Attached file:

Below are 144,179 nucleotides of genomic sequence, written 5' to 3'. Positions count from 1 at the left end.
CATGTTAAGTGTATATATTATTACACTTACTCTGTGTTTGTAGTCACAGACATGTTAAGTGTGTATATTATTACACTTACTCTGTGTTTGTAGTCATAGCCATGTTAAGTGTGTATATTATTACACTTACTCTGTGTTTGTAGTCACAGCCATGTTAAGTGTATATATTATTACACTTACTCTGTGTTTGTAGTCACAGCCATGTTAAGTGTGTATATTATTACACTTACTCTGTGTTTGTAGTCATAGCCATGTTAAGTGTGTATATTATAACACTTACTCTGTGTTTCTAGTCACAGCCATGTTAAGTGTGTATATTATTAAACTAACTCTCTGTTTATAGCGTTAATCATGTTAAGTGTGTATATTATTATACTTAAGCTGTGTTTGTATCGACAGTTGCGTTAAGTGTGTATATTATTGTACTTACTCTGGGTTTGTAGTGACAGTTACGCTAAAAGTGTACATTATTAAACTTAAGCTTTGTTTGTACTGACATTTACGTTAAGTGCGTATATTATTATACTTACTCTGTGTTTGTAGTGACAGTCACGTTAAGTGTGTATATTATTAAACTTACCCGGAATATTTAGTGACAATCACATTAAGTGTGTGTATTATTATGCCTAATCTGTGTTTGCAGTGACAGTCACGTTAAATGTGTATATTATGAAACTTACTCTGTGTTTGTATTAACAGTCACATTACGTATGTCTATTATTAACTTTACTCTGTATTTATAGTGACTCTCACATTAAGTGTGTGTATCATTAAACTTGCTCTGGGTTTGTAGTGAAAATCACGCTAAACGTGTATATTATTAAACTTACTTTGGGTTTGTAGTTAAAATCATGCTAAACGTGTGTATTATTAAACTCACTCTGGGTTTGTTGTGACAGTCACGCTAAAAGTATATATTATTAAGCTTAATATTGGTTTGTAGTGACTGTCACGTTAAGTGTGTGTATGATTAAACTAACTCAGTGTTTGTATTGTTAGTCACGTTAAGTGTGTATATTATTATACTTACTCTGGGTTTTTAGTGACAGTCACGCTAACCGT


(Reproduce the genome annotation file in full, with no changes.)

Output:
Below are 144,179 nucleotides of genomic sequence, written 5' to 3'. Positions count from 1 at the left end.
CATGTTAAGTGTATATATTATTACACTTACTCTGTGTTTGTAGTCACAGACATGTTAAGTGTGTATATTATTACACTTACTCTGTGTTTGTAGTCATAGCCATGTTAAGTGTGTATATTATTACACTTACTCTGTGTTTGTAGTCACAGCCATGTTAAGTGTATATATTATTACACTTACTCTGTGTTTGTAGTCACAGCCATGTTAAGTGTGTATATTATTACACTTACTCTGTGTTTGTAGTCATAGCCATGTTAAGTGTGTATATTATAACACTTACTCTGTGTTTCTAGTCACAGCCATGTTAAGTGTGTATATTATTAAACTAACTCTCTGTTTATAGCGTTAATCATGTTAAGTGTGTATATTATTATACTTAAGCTGTGTTTGTATCGACAGTTGCGTTAAGTGTGTATATTATTGTACTTACTCTGGGTTTGTAGTGACAGTTACGCTAAAAGTGTACATTATTAAACTTAAGCTTTGTTTGTACTGACATTTACGTTAAGTGCGTATATTATTATACTTACTCTGTGTTTGTAGTGACAGTCACGTTAAGTGTGTATATTATTAAACTTACCCGGAATATTTAGTGACAATCACATTAAGTGTGTGTATTATTATGCCTAATCTGTGTTTGCAGTGACAGTCACGTTAAATGTGTATATTATGAAACTTACTCTGTGTTTGTATTAACAGTCACATTACGTATGTCTATTATTAACTTTACTCTGTATTTATAGTGACTCTCACATTAAGTGTGTGTATCATTAAACTTGCTCTGGGTTTGTAGTGAAAATCACGCTAAACGTGTATATTATTAAACTTACTTTGGGTTTGTAGTTAAAATCATGCTAAACGTGTGTATTATTAAACTCACTCTGGGTTTGTTGTGACAGTCACGCTAAAAGTATATATTATTAAGCTTAATATTGGTTTGTAGTGACTGTCACGTTAAGTGTGTGTATGATTAAACTAACTCAGTGTTTGTATTGTTAGTCACGTTAAGTGTGTATATTATTATACTTACTCTGGGTTTTTAGTGACAGTCACGCTAACCGT